TEACHERS say West Oxfordshire schools are battling ‘unsustainable’ budget pressures and could have to make cuts as breaking point looms.

Leaders of neighbouring schools have warned parents that pupils’ education could suffer in the next couple of years unless the government listens to concerns about rising costs.

As reported in last week’s Witney Gazette, the 17 schools under the Witney Partnership of Schools have written to parents encouraging them to lobby Witney MP Robert Courts on the issue of school funding.

Headteachers of two of the schools have now spoken to the Gazette to reveal the extent of the strain, saying that staff are having to do ‘more than ever’ to protect children’s education.

Also read: School could finish early on Fridays to save money

A statement from Debbie Davies, of Hailey CE Primary School, and Tim Edwards-Grundy, of The Blake CE Primary School, said: “There are real threats to staff wellbeing and retention as schools are expected to do significantly more, with more children and fewer resources at their disposal.

“Schools are already having to make decisions such as further cuts to staff budgets, a narrowing of curricular activities or reductions in the timetabled school week.”

Mrs Davies and Mr Edwards-Grundy said their schools had maintained high standards only due to staff ‘taking the strain,’ but that parents should be made aware of the struggle.

Their statement added: “This is not a situation that can be sustained and therefore now is the time for us to encourage parents to take action.

“In one to two years the impact of ongoing cuts will become more evident to parents and pupils, and beyond the capacity of staff to moderate.”

Paired with pressures in other areas such as children’s mental health, social care and special needs services, they predicted the impact on schools would be ‘intensified.’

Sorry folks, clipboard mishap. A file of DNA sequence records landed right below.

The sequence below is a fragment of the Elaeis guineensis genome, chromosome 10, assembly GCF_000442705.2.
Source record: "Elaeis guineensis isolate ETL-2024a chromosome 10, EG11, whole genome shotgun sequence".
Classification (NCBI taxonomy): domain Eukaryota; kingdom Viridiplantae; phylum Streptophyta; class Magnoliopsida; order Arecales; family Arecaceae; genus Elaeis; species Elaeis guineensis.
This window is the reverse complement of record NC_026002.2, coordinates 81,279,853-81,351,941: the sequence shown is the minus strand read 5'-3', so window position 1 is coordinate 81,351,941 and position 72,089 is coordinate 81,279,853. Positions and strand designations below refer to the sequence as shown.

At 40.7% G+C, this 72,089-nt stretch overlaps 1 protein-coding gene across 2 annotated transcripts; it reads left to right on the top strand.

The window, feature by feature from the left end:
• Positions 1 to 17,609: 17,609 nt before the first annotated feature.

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Both heads accused politicians of ‘cherry-picking statistics to make a political point’, rather than reflecting reality.

They said: “Whilst we recognise that the total spend on education in England is, as the government has stated, now at an all-time high, the UK statistics network has scolded the government for headlines that mask the whole picture.

“Since 2010 the number of children in state-funded schools has increased by nine per cent which, coupled with inflation, means that schools now only receive as much per pupil income in real terms as they did in 2009.

“This amounts to an eight per cent reduction in funding – the biggest funding cut for over 30 years.

“This is exacerbated by the requirement for schools do more now than ever given the cuts to other essential frontline children’s services and the rise in employment costs.”

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The heads are not alone in their concerns, with schools across the county caught up in the crisis.

Wheatley Park School near Oxford is considering finishing early on Fridays to save money, while Lord Williams’s’ School in Thame is campaigning to raise £85,000 in parent donations.

School funding has been a topic discussed by candidates in the Conservative leadership race this week, with various competing promises as campaigners push for change.

A new formula is being phased in to address a ‘postcode lottery’ for school funding, with Oxfordshire one of the counties which historically received less funding than its counterparts elsewhere, but many heads report that their schools are yet to any benefit from the revised system.

Yesterday the Institute for Fiscal Studies said a one-off increase of £3.8bn would be needed to reverse cuts in per-pupil school spending, plus a further £1.1bn each year up until 2023 to maintain spending in real terms.